Instead of grunting or rattling, estrous doe bleats be a handy sound to lure in a buck.
Bleat calls can lure in even the most reluctant bucks. When the bucks hear the doe bleating, they sometimes infer there is no competition. Sometimes it’s best to start a sequence with a bleat call. It can help the hunter determine and take a buck’s temperature with how aggressive he responds.
If, for instance, the buck is one of those relatively docile ones, then the soft bleats of an estrous doe might be all that is needed to cause him to ease into an area.
If no bucks respond to bleating, then it’s a simple matter to later switch to grunts, next very vocal grunts, and eventually even to loud rattling. The rattling, will almost always be the last calling strategy. However, if you start your calling sequence with rattling and grunting, it’s very difficult to dial back the intensity level to mere bleating.Interestingly, Blissett’s calling routine does not differ between the pre-rut and rut.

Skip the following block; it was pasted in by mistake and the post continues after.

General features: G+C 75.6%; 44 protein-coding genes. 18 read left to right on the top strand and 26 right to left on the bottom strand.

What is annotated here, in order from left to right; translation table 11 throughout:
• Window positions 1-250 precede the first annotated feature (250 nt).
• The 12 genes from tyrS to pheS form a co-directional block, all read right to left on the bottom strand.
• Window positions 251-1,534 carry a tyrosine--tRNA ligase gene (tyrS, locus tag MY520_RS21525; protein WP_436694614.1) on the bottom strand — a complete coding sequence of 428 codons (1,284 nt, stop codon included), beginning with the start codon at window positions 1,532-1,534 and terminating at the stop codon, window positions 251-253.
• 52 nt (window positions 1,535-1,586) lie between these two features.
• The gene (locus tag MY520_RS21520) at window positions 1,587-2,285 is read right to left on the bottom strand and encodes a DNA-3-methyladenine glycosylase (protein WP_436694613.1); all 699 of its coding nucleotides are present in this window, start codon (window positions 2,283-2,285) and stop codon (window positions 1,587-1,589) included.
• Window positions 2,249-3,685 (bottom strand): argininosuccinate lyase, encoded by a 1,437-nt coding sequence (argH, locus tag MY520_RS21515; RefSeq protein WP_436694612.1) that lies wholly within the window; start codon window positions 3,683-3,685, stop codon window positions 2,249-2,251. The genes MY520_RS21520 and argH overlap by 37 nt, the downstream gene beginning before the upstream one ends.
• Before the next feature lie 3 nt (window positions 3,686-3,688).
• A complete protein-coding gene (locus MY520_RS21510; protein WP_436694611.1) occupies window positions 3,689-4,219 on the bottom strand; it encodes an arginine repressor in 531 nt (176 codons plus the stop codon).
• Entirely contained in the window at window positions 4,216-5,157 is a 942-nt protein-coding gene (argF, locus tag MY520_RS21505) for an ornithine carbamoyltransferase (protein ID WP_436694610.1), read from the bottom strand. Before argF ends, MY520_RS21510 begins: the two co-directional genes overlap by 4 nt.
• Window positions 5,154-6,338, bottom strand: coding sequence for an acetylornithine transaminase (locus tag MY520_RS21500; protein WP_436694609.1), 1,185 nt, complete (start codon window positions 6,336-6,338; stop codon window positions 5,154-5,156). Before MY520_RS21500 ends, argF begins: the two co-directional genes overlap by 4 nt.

“During the rut itself, a buck is often either going to be locked down with a doe or chasing after them,” he said. “If a buck is locked down, chances are nothing you’ll try call-wise will work. If many bucks still seem to be on the move, then I’ll use the same calling strategies that I did during the pre-rut: bleating, then grunting, last, rattling.”
Bucks can still be fighting during the rut. That is when rattling will have a real place in your calling strategy. Remember also that a buck coming in to the sounds of two other bucks fighting may not be coming to join the fight. He may be slipping in to see if he can find the now-untended doe.
When to stay quiet